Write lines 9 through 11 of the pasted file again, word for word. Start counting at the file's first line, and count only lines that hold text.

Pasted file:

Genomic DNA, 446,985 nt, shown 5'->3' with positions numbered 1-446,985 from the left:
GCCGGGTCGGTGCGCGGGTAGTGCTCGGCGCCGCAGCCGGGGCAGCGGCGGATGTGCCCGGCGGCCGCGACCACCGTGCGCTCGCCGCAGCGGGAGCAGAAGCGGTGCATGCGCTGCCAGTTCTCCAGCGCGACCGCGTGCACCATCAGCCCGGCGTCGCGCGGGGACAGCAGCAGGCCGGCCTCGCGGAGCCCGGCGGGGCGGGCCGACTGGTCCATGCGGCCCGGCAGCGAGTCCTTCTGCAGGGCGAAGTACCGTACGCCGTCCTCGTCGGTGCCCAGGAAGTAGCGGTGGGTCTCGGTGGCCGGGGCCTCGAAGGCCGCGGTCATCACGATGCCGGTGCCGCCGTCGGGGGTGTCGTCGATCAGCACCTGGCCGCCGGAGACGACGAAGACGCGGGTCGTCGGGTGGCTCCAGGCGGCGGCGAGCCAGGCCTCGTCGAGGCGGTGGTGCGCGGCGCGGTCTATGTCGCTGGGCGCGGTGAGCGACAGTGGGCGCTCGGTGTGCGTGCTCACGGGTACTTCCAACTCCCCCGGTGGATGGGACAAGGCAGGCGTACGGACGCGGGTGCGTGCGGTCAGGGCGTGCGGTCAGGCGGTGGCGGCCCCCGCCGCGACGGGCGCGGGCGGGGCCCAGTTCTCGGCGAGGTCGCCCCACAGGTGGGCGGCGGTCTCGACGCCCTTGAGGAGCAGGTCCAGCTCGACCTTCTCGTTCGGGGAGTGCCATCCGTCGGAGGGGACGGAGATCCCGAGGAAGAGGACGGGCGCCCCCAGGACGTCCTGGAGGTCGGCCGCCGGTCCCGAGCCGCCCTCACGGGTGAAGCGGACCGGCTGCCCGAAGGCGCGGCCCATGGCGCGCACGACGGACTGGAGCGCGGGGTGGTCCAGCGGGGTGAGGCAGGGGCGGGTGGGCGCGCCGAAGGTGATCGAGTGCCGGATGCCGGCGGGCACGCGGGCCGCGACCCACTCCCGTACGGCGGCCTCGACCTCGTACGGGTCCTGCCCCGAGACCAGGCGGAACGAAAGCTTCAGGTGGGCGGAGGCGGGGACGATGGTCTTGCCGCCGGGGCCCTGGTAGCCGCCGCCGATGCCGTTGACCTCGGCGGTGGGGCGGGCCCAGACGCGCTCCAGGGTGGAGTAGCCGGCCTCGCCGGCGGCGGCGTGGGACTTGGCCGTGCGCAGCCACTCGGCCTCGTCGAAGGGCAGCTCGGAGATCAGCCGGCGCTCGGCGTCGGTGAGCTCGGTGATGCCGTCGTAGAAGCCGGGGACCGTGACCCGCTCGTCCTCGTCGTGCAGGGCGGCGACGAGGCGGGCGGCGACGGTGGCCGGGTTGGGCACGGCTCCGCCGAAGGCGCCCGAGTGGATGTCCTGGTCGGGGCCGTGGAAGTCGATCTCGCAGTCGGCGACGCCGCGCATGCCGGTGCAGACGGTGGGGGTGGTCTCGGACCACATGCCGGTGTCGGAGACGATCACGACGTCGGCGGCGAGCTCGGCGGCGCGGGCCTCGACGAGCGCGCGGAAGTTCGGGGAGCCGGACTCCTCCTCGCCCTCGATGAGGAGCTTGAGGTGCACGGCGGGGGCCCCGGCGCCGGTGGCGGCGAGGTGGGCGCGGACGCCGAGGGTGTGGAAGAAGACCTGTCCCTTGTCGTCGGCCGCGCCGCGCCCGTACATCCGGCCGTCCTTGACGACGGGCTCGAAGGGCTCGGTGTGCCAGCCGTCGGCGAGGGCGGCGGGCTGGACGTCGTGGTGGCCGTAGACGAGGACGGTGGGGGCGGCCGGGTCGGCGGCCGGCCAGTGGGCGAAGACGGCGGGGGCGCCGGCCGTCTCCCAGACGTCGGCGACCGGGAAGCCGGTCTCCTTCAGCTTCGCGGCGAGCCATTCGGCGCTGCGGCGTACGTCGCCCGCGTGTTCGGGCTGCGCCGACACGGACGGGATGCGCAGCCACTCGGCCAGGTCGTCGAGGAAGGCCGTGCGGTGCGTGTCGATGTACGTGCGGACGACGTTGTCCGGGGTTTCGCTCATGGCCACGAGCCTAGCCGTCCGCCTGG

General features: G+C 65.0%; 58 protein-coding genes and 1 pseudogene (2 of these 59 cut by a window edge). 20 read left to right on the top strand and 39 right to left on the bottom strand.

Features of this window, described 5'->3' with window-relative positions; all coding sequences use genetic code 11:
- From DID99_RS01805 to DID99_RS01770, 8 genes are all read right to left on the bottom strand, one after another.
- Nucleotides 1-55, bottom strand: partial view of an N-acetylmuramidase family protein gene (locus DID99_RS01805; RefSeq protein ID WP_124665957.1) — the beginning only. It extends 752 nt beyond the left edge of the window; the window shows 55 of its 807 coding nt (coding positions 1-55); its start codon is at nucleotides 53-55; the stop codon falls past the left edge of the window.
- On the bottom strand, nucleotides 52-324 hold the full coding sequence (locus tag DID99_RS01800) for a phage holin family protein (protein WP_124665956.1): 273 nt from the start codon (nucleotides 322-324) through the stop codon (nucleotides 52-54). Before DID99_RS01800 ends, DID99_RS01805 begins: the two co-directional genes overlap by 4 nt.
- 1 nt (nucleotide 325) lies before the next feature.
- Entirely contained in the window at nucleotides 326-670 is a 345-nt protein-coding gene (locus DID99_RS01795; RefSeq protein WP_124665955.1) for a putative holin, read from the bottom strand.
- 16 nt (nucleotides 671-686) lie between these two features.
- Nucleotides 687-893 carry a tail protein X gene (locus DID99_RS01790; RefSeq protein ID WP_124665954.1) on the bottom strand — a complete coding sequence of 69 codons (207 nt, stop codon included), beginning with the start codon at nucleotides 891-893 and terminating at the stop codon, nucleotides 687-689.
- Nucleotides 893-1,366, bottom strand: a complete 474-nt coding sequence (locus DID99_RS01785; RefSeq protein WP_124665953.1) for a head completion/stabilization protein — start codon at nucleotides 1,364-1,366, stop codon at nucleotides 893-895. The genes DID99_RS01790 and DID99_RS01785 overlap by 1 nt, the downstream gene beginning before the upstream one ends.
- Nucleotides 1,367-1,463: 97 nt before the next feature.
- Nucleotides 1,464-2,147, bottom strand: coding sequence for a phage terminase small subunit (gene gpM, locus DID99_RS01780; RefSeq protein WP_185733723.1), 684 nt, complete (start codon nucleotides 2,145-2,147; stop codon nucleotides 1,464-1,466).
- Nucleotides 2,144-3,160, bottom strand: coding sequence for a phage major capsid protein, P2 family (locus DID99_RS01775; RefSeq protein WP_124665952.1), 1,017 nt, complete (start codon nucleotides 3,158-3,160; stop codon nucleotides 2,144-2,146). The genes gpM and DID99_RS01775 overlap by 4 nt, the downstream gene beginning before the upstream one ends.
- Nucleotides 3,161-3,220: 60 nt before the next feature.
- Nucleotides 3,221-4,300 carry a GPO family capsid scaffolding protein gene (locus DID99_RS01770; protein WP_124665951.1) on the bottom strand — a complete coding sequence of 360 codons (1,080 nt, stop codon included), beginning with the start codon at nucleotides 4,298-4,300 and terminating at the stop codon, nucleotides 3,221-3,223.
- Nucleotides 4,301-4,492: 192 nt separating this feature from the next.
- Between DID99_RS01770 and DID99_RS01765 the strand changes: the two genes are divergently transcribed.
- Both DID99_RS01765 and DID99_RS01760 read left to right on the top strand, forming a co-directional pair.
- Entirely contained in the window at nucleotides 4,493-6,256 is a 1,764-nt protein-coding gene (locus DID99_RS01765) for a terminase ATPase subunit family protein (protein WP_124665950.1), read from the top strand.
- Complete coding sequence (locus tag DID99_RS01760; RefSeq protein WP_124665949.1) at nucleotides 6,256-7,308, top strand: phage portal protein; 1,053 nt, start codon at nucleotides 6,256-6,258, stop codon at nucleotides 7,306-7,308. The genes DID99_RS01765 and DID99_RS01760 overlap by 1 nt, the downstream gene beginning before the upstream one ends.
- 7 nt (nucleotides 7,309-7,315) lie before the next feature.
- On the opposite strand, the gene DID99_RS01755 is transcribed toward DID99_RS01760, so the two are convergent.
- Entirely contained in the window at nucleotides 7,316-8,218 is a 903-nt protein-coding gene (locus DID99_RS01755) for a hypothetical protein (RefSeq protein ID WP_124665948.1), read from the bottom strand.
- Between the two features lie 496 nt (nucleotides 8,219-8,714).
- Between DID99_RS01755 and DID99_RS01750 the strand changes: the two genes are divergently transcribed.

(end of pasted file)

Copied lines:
- Entirely contained in the window at nucleotides 326-670 is a 345-nt protein-coding gene (locus DID99_RS01795; RefSeq protein WP_124665955.1) for a putative holin, read from the bottom strand.
- 16 nt (nucleotides 671-686) lie between these two features.
- Nucleotides 687-893 carry a tail protein X gene (locus DID99_RS01790; RefSeq protein ID WP_124665954.1) on the bottom strand — a complete coding sequence of 69 codons (207 nt, stop codon included), beginning with the start codon at nucleotides 891-893 and terminating at the stop codon, nucleotides 687-689.